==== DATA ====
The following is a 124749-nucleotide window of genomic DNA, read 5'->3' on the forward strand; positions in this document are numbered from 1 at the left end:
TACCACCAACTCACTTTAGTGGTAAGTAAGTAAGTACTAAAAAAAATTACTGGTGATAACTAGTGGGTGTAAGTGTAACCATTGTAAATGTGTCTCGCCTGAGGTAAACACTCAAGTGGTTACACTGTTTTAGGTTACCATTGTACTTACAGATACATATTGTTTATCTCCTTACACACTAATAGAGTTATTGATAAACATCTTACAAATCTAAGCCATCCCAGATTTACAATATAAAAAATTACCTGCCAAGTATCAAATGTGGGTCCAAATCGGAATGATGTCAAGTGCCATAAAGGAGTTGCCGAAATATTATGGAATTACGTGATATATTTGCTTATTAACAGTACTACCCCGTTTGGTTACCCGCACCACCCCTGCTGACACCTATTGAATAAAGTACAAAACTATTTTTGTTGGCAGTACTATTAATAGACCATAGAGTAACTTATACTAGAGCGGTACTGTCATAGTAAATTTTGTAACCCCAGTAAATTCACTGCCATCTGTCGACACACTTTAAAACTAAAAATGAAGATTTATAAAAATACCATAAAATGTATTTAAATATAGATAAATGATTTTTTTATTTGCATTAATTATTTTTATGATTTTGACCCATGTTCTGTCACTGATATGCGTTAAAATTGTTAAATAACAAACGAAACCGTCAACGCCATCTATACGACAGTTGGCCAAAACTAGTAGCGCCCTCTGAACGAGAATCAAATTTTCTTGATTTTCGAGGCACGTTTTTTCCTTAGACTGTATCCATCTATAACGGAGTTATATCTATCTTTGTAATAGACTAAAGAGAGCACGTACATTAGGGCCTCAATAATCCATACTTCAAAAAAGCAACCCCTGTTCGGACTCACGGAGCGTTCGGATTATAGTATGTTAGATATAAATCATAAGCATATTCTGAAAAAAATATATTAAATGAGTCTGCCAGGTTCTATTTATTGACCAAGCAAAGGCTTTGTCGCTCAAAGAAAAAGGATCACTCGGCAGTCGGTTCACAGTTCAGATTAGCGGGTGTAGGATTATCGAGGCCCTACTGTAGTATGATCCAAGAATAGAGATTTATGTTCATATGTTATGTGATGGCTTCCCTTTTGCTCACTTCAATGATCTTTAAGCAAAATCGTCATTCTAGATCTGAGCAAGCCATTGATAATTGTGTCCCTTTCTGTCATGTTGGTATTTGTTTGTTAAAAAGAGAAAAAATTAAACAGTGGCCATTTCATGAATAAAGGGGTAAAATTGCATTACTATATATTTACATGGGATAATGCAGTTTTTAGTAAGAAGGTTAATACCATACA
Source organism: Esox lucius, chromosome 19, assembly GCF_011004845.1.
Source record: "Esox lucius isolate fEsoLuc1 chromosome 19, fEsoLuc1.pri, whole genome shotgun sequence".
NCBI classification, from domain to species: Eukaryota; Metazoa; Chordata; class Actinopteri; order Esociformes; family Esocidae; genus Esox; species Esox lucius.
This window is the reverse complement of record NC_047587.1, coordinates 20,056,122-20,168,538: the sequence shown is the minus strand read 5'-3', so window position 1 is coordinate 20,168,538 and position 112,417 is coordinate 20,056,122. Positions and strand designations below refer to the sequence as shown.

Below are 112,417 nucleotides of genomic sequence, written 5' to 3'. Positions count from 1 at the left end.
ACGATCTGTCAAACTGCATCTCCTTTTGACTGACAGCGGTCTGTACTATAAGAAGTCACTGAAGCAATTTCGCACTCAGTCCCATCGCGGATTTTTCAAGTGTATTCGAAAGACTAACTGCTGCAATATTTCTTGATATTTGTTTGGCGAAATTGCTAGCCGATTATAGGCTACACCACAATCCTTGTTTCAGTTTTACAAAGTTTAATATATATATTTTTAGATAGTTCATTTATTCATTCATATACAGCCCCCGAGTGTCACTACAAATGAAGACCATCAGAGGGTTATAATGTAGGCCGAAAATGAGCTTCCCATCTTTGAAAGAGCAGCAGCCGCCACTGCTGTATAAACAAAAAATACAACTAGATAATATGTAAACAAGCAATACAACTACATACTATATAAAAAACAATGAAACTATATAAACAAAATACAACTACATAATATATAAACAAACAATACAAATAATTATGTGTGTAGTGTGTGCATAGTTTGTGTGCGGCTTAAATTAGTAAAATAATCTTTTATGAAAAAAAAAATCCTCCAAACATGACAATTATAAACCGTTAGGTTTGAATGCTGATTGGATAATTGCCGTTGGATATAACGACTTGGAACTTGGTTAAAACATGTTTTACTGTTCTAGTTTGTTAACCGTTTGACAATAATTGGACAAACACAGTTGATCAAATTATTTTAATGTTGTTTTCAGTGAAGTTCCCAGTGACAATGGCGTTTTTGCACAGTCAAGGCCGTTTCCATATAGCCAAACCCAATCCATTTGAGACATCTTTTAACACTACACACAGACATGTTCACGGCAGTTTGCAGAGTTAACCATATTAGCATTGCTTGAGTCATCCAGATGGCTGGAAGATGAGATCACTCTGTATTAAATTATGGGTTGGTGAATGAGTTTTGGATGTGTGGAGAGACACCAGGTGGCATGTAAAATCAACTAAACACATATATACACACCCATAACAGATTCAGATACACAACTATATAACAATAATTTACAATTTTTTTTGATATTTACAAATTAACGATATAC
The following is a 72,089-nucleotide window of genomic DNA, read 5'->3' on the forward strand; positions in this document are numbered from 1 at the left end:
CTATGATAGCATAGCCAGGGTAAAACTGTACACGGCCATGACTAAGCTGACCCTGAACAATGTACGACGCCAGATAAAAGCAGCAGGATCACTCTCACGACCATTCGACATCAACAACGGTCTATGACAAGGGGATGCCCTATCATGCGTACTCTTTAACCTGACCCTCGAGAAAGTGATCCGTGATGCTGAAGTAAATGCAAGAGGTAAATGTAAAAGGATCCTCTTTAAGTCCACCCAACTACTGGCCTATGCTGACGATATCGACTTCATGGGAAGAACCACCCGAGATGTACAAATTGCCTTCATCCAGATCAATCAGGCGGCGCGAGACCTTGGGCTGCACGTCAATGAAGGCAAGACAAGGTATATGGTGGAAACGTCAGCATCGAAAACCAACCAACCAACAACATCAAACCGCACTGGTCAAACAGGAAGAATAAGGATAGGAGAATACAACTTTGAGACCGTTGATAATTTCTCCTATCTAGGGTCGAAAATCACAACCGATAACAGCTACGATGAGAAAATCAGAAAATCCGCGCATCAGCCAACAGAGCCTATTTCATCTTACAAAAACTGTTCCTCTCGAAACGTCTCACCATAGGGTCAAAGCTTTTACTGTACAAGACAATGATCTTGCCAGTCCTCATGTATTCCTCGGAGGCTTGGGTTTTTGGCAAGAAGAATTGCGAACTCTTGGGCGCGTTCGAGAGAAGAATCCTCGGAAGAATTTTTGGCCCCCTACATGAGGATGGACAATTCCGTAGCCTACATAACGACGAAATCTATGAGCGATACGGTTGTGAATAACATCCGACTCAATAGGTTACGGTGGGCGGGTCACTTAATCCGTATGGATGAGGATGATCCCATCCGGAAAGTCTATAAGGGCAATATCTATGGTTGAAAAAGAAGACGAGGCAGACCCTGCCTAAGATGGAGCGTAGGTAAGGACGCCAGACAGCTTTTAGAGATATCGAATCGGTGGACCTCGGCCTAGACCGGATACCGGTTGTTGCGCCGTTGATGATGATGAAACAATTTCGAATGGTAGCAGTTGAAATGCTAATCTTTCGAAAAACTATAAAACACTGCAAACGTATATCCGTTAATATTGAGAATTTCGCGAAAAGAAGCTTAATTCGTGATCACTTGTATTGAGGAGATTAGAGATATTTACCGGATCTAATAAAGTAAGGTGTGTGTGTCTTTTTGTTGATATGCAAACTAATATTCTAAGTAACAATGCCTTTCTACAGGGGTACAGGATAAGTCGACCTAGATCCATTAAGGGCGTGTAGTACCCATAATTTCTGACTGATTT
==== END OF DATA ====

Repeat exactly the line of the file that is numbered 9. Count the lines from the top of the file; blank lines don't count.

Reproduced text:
The following is a 72,089-nucleotide window of genomic DNA, read 5'->3' on the forward strand; positions in this document are numbered from 1 at the left end: